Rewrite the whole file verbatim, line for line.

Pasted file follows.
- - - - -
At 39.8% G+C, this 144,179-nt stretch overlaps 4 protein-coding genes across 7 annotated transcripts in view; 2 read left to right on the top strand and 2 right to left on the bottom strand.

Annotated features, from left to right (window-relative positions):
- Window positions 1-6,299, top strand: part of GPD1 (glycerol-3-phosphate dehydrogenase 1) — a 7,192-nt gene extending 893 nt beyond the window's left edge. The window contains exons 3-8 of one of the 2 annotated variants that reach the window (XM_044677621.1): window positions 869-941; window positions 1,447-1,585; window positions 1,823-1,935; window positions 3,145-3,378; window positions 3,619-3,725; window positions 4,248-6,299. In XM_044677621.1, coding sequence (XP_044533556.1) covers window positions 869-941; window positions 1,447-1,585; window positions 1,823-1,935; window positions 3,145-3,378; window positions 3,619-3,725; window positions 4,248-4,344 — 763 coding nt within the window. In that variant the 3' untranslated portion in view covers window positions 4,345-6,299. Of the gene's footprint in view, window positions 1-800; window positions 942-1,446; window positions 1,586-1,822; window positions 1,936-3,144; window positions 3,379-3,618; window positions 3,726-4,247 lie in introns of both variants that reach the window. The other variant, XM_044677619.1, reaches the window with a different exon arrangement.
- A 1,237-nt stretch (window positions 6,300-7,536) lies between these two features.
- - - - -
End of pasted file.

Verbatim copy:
At 39.8% G+C, this 144,179-nt stretch overlaps 4 protein-coding genes across 7 annotated transcripts in view; 2 read left to right on the top strand and 2 right to left on the bottom strand.

Annotated features, from left to right (window-relative positions):
- Window positions 1-6,299, top strand: part of GPD1 (glycerol-3-phosphate dehydrogenase 1) — a 7,192-nt gene extending 893 nt beyond the window's left edge. The window contains exons 3-8 of one of the 2 annotated variants that reach the window (XM_044677621.1): window positions 869-941; window positions 1,447-1,585; window positions 1,823-1,935; window positions 3,145-3,378; window positions 3,619-3,725; window positions 4,248-6,299. In XM_044677621.1, coding sequence (XP_044533556.1) covers window positions 869-941; window positions 1,447-1,585; window positions 1,823-1,935; window positions 3,145-3,378; window positions 3,619-3,725; window positions 4,248-4,344 — 763 coding nt within the window. In that variant the 3' untranslated portion in view covers window positions 4,345-6,299. Of the gene's footprint in view, window positions 1-800; window positions 942-1,446; window positions 1,586-1,822; window positions 1,936-3,144; window positions 3,379-3,618; window positions 3,726-4,247 lie in introns of both variants that reach the window. The other variant, XM_044677619.1, reaches the window with a different exon arrangement.
- A 1,237-nt stretch (window positions 6,300-7,536) lies between these two features.